Mary Fowler and Sam Kerr detail comes to light amid Matilda's meteoric rise

Tony Gustavsson says he can no longer keep a lid on the hype of 20-year-old sensation Mary Fowler.

A comparison between Sam Kerr and Mary Fowler shows just how good the young Aussie is as she appears set for superstardom. Image: Getty

Matildas coach Tony Gustavsson has admitted he can no longer keep the hype of Mary Fowler under control as her stunning displays and a comparison to Aussie golden girl Sam Kerr show just how good she is. Fowler's long-range strike helped Australia to a 3-0 win over Chinese Taipei in Perth on Wednesday night, her second goal in three qualifiers.

Fowler shot to stardom at this year's Women's World Cup and also forced her way into a starting spot at English powerhouse Manchester City. The 20-year-old looks to be only on the up and comparisons are being drawn to Kerr, with statistics showing she is well ahead of where her Aussie teammate was at the same stage in her career.

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A post to X, formerly known as Twitter, noted that Fowler has 13 international goals for Australia at 20 years of age. When Kerr was the same age, she had only scored three times for the Matildas. While things such as quality of the side, more matches played and an unfortunate ACL injury to Kerr when she was 19 must be taken into consideration, Fowler looks destined to end up in the same stratosphere as Kerr.

Matildas coach Gustavsson says the expectations for Fowler are now astronomical, admitting there is no way he can downplay them any more. "How am I going to keep the expectations down on that one now?" Gustavsson said when speaking on Fowler after the Matildas 3-0 win over Taiwan.

"The funny thing is that when she pulls off that goal tonight - that's what we see in training every day. Left foot, right foot, inside of the foot, laces, clipped balls. She's quick at decision-making, she knows exactly where the goal is, where the goalkeeper is and where the opening is. And her finishing is just one of a kind. I think Sam (Kerr) has said it before - it's one of the best finishers she's ever played with."

While Fowler is undoubtedly a star in her own right, Gustavsson doesn't want her to be bogged down with responsibilities and expectations and wants her to be able to just focus on her football. "I think one of the reasons why Mary can be Mary is because the other players around allow her just to be Mary and then adjust to that so she can play free from fear and just enjoy the game," Gustavsson said.

"That's what I want her to keep doing no matter what happens in terms of expectations or headlines. Just be Mary."

PERTH, AUSTRALIA - NOVEMBER 01: Mary Fowler of the Matildas takes control of the ball during the AFC Women's Asian Olympic Qualifier match between Australia Matildas and Chinese Taipei at HBF Park on November 01, 2023 in Perth, Australia. (Photo by James Worsfold/Getty Images)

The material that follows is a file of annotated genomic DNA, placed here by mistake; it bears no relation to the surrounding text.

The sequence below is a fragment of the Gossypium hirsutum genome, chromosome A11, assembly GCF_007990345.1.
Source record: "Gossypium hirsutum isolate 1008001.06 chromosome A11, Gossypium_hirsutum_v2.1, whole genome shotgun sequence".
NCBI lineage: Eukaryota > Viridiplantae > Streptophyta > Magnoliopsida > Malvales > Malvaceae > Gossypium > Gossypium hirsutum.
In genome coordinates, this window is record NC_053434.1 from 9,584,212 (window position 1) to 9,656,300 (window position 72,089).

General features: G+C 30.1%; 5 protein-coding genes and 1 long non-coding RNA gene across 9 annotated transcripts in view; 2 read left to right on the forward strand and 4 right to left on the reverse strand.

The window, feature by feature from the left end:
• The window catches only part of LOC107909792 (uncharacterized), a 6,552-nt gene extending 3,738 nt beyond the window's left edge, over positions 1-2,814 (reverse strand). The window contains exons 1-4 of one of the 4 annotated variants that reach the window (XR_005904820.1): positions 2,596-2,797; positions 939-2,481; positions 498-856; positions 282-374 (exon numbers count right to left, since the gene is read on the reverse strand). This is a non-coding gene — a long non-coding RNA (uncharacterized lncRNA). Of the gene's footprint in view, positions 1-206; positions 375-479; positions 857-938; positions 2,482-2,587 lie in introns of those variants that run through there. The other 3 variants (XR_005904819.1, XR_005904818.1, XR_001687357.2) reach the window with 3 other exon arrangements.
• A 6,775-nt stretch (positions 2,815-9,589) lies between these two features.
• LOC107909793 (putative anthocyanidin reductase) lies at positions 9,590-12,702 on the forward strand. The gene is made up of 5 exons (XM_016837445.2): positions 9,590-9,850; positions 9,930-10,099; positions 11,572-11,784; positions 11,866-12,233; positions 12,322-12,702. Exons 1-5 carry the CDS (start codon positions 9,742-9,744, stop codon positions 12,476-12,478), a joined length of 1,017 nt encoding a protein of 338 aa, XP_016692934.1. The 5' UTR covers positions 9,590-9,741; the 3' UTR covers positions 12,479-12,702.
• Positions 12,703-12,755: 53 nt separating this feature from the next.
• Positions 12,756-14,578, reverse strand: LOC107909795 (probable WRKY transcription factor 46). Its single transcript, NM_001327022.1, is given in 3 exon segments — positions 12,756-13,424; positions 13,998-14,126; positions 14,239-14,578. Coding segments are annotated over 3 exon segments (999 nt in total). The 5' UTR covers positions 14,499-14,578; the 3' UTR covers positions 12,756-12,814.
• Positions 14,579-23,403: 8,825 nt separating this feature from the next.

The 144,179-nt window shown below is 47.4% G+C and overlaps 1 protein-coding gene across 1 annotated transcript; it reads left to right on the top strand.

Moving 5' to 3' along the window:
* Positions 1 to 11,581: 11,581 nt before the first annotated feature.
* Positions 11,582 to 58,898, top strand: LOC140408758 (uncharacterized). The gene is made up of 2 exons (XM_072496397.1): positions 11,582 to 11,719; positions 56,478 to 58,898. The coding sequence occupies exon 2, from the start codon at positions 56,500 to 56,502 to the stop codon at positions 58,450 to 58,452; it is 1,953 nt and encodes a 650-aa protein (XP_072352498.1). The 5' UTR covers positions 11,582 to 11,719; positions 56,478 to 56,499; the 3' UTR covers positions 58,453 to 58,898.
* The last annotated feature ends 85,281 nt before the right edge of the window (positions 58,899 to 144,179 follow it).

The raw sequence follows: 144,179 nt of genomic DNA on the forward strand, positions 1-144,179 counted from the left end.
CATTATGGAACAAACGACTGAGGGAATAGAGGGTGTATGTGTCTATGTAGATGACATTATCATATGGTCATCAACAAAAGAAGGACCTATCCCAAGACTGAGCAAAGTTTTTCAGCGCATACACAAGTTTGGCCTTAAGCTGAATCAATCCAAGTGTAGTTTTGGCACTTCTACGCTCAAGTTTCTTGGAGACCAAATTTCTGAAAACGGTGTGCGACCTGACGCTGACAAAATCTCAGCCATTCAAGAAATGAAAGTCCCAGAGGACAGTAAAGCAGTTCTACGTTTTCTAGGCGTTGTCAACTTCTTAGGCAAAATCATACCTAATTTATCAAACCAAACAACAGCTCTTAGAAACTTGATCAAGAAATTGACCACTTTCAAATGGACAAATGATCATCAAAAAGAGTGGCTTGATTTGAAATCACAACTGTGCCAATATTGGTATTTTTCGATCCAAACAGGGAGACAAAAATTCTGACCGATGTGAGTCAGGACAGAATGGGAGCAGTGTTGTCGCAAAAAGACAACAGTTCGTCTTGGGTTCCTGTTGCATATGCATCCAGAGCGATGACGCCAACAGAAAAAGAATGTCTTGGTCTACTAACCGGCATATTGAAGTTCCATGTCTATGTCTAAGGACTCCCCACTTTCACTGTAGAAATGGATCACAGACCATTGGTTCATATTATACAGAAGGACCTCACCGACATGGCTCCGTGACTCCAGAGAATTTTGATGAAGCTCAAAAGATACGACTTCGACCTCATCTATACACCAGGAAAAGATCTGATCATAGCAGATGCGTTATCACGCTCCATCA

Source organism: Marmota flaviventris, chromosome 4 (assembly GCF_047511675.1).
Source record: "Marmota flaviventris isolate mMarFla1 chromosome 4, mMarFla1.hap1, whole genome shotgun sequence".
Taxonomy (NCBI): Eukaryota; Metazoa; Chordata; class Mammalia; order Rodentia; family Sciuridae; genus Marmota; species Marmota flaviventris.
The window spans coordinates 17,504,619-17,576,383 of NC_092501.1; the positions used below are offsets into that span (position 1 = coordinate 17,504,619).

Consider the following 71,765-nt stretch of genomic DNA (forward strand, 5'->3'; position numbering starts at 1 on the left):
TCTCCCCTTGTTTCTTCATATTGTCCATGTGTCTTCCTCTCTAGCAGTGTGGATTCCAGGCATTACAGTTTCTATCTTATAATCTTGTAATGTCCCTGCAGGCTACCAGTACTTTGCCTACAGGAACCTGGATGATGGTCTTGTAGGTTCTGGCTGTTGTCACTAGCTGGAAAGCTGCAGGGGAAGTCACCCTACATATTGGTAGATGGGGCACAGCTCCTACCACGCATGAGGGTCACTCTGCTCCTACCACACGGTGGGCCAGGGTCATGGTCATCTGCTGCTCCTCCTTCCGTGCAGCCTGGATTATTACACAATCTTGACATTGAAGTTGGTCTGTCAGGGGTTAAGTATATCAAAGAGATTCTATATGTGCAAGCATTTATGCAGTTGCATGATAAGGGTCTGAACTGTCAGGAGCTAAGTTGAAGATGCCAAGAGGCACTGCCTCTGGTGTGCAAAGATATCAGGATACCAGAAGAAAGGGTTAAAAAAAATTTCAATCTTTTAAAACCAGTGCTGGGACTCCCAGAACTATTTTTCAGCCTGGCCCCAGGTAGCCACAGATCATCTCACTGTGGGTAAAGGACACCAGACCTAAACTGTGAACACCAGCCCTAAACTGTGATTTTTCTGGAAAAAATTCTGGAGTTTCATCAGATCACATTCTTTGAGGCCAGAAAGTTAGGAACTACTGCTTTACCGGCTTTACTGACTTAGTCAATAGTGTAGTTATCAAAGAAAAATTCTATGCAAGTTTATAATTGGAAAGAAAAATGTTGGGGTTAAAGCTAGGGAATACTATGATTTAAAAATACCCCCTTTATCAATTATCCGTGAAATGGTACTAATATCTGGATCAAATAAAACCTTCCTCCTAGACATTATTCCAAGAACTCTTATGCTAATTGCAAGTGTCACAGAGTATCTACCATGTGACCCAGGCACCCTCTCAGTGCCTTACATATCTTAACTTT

Mary Fowler says with the Matildas she can play her own style of football and be a free-thinking kind of player. Image: Getty

Mary Fowler grows under Tony Gustavsson's leadership

The 20-year-old says the Matildas coach allows her to play her style of football and be a free-thinking kind of player. Fowler says his leadership means she can play her best football and be unpredictable on the pitch.

"I think it always helps when you get the backing from the coach and the freedom to be able to do that and just to rotate," Fowler said. "I think we're all very free-thinking kind of players and ball players.

"So to be able to move around quite a bit, it's very unpredictable for the other team and it just allows us to play our game and have fun out there."

The Matildas faced the prospect of facing the in-form Japan team to qualify for the Olympics. Japan were knocked out of the World Cup in the quarter-final in a 2-1 defeat to Sweden. However, the Matildas will fancy their chances against Uzbekistan across two legs next year with Japan facing North Korea to qualify.

Gustavsson has not only been impressed with Sam Kerr, Caitlin Foord and Mary Fowler's scoring exploits in the campaign, but also the defence. "Three clean sheets may be what I'm most happy about," Gustavsson said after the game in Perth. "When I came on board three years ago, everyone talked about this being a leaky defence and we needed to fix things.

"And these were three teams that parked the bus in transition, and you can be vulnerable in that. But we were clinical in our regains to win the ball back to stop the transition.

"We've kept 13 clean sheets over the last year now. And attacking-wise, I'm happy that we show more variation against the parked bus. There's more combination play, there's much more variation in this camp than before."

with AAP

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